Lekker not to read a billboard!
As you drive along the N1 North or N14 towards Pretoria, there is a huge 94.2 Jacaranda Radio billboard of their recent campaign 'lekker to be here' - termed LTBH.
Frankly, I don't think it's a lekker campaign; as I could not read the small copy they have on their billboard. As I tried to read the message, my attention was distracted and, of course, I was driving at the same time - so I was given a rude awakening by a fellow motorist who honked his horn, signalling that I should move it. I could not blame him.
How did that billboard even make it up there? The text is shockingly small, the message is lost in transit, the copy is long and you can't even complete reading the message as you pass. There are too many characters on the billboard and some letters seem as though they are pasted on and could fall off anytime. The font is not reader and 'freeway' friendly. I am not too sure what message they are trying to communicate. That's bad.
Where less is more, and big and bold is best
The last time I checked, a billboard had to have a word count of 8 or less, and the words should be big and bold. The principle behind this is that it should take you no more that 3-5 seconds to read the billboard as you drive past and so you get the message instantly. The advertising rules and regulations are there for a reason and should be adhered to.
It is waste of budget and creative effort to do such a campaign on billboard, unless this is the type of response that they wanted to solicit from their audience. Firstly, if a campaign has inter alia, a billboard as part of the media plan, you need to tailor the message for billboard to be simple, catchy, and memorable. One should get the message across within a few seconds - either a call to action, or to inform the audience. Campaigns like these should be thought of in a broader creative sense and context especially now that we have social media - or just limit it to print media. Unfortunately the message will get lost and defeat the purpose of the campaign if it cannot be read in its entirety and in a few seconds.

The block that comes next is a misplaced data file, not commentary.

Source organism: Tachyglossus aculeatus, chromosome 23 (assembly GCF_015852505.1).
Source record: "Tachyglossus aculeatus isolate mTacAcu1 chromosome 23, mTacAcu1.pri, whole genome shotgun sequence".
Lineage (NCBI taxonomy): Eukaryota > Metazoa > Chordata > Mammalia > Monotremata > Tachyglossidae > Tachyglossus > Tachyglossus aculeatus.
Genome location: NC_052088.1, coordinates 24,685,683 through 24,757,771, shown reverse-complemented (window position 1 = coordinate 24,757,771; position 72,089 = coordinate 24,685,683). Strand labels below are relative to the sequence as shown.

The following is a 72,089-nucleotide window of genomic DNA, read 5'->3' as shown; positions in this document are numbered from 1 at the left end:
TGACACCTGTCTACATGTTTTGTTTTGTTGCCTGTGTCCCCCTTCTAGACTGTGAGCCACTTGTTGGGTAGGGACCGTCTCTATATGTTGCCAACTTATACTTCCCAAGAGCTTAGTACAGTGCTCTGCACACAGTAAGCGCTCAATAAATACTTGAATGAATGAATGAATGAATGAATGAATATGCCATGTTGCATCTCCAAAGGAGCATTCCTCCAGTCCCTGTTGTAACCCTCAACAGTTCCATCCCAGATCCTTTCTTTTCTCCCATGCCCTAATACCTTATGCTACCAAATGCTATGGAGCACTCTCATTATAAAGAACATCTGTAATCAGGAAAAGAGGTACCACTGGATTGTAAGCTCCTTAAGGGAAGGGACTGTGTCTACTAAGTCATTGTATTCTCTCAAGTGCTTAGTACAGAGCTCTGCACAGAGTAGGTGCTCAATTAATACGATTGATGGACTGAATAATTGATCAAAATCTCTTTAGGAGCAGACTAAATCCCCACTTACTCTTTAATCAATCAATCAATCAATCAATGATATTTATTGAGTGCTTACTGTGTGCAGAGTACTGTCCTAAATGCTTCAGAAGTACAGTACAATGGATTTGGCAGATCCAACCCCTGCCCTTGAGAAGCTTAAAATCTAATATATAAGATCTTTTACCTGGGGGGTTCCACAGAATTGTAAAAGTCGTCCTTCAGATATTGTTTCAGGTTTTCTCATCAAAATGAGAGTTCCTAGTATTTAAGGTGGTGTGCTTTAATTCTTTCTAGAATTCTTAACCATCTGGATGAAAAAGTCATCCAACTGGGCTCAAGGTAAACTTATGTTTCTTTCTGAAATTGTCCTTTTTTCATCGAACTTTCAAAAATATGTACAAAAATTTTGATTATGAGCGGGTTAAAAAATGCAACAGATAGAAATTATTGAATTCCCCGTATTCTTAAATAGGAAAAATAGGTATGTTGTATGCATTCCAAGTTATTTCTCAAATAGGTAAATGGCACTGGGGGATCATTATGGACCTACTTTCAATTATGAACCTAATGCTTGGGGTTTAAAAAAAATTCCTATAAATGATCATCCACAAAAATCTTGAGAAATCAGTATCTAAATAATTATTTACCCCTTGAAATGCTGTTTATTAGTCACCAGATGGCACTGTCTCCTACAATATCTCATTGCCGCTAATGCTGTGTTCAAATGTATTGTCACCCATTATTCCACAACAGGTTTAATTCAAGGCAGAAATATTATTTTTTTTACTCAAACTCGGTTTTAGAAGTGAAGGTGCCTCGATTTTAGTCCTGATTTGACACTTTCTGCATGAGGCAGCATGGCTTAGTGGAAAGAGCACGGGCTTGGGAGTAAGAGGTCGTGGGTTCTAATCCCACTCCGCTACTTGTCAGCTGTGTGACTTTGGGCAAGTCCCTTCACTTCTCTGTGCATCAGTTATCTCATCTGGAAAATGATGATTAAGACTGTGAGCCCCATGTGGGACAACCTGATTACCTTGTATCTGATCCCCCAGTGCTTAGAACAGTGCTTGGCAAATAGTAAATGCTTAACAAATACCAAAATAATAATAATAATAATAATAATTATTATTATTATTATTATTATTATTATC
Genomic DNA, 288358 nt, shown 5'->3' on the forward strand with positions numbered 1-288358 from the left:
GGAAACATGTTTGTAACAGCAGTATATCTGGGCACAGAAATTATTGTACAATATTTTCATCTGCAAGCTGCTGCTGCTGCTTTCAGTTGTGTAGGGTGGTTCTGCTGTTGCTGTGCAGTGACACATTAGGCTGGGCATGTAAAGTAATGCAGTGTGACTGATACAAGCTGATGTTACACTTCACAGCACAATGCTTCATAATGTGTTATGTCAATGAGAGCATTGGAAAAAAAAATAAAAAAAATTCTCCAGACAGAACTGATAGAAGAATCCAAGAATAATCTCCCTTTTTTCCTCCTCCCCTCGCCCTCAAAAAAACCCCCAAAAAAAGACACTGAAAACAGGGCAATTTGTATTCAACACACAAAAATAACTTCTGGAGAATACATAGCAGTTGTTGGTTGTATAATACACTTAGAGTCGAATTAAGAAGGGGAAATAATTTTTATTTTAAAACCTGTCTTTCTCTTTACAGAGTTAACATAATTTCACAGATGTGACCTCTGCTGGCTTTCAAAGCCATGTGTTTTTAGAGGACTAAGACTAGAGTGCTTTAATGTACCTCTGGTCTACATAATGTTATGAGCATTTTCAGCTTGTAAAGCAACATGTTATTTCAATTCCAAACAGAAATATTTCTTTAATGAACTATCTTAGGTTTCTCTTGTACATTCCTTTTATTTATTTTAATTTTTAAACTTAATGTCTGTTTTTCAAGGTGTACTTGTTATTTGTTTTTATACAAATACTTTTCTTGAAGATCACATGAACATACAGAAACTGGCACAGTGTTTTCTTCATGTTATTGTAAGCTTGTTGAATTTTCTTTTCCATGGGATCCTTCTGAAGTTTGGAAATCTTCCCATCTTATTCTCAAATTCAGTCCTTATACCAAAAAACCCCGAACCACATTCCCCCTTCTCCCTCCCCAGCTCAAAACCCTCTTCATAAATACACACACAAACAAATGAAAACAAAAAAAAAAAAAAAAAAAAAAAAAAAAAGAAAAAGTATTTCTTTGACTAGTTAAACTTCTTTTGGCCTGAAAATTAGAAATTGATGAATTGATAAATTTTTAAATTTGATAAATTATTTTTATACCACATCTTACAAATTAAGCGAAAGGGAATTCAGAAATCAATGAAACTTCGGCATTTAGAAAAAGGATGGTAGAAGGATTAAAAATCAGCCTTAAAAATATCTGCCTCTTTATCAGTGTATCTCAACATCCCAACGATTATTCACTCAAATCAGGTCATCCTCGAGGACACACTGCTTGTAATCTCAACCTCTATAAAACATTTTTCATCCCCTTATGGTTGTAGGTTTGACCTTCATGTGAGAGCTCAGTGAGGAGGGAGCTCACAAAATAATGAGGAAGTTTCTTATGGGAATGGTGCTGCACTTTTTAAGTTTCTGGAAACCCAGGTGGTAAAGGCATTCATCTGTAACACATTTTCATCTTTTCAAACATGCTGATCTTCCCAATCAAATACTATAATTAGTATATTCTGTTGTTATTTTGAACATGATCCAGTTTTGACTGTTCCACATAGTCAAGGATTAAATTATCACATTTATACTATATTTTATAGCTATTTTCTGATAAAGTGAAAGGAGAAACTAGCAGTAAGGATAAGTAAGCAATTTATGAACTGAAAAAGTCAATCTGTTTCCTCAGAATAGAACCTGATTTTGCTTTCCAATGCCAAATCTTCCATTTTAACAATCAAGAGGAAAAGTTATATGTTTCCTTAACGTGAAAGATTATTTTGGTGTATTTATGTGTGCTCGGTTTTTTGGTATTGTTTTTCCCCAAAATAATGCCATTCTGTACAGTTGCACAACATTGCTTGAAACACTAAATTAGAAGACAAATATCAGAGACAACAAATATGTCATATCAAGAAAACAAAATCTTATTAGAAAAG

Billboards are for creating awareness or as a call to action to direct the audience to other mediums that will provide more information.
Short, sharp and snappy
Who or which agency did the campaign? Did a copywriter do that? Didn't they learn about 'alliteration', which comes in handy when you are a copywriter in advertising? Where did they study? Who suggested a billboard as a medium? Planner or buyer?
Maybe they should have employed the services of a sub-editor from a newspaper to do the copy for billboard in a 'headline format' for them - these subs (as they call them in the newsroom) certainly know how to nail those thought-provoking and eye-catching headlines in a way that it compels one to buy the newspaper to get the whole story. I am sure the copywriters could learn a thing or two.
I wouldn't be surprised if this billboard ends up as being a contributory factor in causing accidents on the road, as motorists while passing the billboard, try to read that long message, and end up being a hazard. I'm just saying!
About Bonnie Ramaila
Bonnie Ramaila has extensive experience in marketing, advertising, PR, research, branding, and media and communications across government, public entities and the private sector. She is one of the few women marketing and communication specialists with solid and vast experience in these fields and across the three sectors. She currently works in The Presidency as a communications director in the Performance Monitoring and Evaluation unit. She writes in her personal capacity. Contact her at firstname.lastname@example.org.